The Food Network recently aired a powerful special, Hunger Hits Home, about childhood hunger in the United States that shed light on a problem we don’t often acknowledge in the way we should. Though one in six people* struggle with hunger in the U.S., it’s not often at the forefront of news programming nor is the average person aware of the gravity of the situation. See a preview of the special here.
My local community, a family-friendly city with pockets of extreme wealth, is not often considered an area with poverty or lack of resources. The reality, however, is that 68 percent of students in our public school district qualify for free or reduced lunch programs – these students are among the 20 million kids nationwide who qualify*. What seems to surprise many, is the fact that families who qualify for free or reduced lunch, SNAP (food stamps) and/or WIC, are often working families whose income simply isn’t enough to support basic needs. This dispels a myth I often hear – people on federal assistance programs are lazy. In an uncertain economy, the only way for some families to serve nutritious meals with fruits, vegetables, healthy grains, meats and dairy, is to use these programs, despite feelings of shame and embarrassment. Just the other day, as I was waiting in line to pay at the grocery store, a woman, clearly trying not to draw attention to herself was mortified when the cashier made it clear she was using SNAP. For more information on what SNAP and WIC are clickhere.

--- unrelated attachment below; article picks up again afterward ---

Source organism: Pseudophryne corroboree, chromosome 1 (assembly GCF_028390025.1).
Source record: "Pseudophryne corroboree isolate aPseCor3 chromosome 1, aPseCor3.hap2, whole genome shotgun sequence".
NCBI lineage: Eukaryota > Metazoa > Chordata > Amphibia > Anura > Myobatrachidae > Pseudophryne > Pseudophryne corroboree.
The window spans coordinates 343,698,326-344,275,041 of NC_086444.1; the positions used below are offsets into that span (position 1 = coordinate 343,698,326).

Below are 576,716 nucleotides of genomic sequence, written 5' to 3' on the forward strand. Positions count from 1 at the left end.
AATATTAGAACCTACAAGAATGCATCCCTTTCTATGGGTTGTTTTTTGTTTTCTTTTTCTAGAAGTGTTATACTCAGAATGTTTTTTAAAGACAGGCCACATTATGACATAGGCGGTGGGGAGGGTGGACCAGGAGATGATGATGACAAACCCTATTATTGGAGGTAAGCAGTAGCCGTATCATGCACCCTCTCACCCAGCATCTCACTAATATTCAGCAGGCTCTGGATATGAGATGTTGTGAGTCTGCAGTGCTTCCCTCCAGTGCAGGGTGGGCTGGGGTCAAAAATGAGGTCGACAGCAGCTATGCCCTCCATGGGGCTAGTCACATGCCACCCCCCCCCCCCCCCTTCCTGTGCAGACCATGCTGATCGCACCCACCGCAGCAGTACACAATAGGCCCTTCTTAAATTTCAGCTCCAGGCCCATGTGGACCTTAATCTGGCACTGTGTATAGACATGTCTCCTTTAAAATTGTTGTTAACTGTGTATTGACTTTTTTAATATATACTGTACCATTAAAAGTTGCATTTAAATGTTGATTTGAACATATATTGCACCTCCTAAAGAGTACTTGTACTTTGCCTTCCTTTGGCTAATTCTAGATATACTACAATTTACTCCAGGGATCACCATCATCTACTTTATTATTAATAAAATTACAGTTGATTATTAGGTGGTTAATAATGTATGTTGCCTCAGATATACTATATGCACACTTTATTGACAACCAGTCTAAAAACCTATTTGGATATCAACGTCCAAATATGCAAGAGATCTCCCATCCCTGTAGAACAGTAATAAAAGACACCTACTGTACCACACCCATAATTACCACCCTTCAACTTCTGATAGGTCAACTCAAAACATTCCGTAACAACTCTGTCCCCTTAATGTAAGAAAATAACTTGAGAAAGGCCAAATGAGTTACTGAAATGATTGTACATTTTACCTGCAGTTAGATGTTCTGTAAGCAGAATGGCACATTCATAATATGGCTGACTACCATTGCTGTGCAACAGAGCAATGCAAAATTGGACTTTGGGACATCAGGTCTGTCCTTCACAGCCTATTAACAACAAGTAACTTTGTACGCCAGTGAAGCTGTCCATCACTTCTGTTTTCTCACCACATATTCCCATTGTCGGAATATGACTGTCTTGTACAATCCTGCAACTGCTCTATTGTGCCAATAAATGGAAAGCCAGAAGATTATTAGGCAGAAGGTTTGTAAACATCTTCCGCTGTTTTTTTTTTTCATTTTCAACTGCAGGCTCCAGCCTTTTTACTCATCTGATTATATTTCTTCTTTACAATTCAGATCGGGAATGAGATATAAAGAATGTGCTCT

Hunger is an education issue and there are countless programs doing amazing work to provide food for their communities, What is your community doing well to ensure students are well-fed and ready to be productive in the classroom?
*Statistic according to Hunger Hits Home